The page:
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Illinois’ credit rating was downgraded one notch to BBB by Fitch on Wednesday, leaving the state two rungs above junk territory.
Analysts with the rating agency, who left their rating on review for a further downgrade within the next six months, attributed the cut to the state spending “far in excess of available revenues” and its failure to enact a full budget, reports Eric Platt in New York.
“Illinois has failed to capitalize on the economic growth of recent years to bolster its financial position,” said Karen Krop, an analyst with Fitch.
“Rather, the decision to allow temporary tax increases to expire and the subsequent failure to develop a budget that aligns revenues with expenditures have resulted in a marked deterioration in the state’s finances during this time of recovery,” she added.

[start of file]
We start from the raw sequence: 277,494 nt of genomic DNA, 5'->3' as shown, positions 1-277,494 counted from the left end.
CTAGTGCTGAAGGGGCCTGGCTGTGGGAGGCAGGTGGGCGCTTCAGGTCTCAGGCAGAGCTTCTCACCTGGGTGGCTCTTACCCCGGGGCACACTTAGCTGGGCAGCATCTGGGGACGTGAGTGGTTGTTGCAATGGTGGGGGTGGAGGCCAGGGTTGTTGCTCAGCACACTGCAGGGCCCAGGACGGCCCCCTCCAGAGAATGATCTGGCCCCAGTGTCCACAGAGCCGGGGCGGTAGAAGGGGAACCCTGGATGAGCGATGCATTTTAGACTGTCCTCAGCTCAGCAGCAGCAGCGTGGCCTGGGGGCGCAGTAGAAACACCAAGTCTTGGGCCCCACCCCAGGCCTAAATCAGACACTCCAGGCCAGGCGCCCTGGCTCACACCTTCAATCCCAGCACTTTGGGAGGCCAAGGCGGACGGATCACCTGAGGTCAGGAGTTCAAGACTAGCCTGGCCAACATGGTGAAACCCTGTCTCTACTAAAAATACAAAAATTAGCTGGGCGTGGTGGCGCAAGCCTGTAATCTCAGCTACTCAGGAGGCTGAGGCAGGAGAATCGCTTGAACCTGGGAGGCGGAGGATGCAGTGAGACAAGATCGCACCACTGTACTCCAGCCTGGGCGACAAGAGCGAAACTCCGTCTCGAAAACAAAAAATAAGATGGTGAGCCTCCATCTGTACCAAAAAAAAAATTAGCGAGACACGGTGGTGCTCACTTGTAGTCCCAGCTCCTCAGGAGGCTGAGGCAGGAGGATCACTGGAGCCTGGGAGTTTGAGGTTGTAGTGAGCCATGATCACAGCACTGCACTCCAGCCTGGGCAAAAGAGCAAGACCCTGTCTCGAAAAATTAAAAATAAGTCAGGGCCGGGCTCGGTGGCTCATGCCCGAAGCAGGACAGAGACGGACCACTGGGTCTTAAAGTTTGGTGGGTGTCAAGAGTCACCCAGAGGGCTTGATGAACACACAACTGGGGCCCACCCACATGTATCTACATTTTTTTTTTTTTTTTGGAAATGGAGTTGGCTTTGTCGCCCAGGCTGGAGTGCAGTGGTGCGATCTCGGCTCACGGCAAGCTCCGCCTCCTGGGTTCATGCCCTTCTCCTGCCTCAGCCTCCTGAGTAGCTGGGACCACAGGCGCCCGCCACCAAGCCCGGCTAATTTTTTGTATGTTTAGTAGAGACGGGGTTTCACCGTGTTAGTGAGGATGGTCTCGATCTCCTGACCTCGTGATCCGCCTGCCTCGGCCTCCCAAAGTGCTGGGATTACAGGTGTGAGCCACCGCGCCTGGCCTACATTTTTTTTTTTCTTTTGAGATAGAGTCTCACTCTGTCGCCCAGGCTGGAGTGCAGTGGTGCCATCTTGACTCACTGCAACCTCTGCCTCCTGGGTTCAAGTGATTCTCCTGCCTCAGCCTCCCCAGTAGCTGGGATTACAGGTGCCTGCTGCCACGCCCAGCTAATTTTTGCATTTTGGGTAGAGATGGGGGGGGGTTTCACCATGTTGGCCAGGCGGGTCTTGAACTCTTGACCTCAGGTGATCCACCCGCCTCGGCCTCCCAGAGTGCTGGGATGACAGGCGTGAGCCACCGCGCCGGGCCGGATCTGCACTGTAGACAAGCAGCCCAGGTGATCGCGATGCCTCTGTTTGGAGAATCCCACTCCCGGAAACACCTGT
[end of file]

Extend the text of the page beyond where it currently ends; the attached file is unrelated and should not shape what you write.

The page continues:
The downgrade affects nearly $26bn of general obligation bonds issued by the state.
Fitch also cut its opinion on $431m of Illinois Sports Facilities Authority sports facilities bonds, $2.6bn of Metropolitan Pier and Exposition Authority McCormick Place expansion project debt, and $268m of Chicago motor fuel tax revenue bonds to triple-B minus from triple B.
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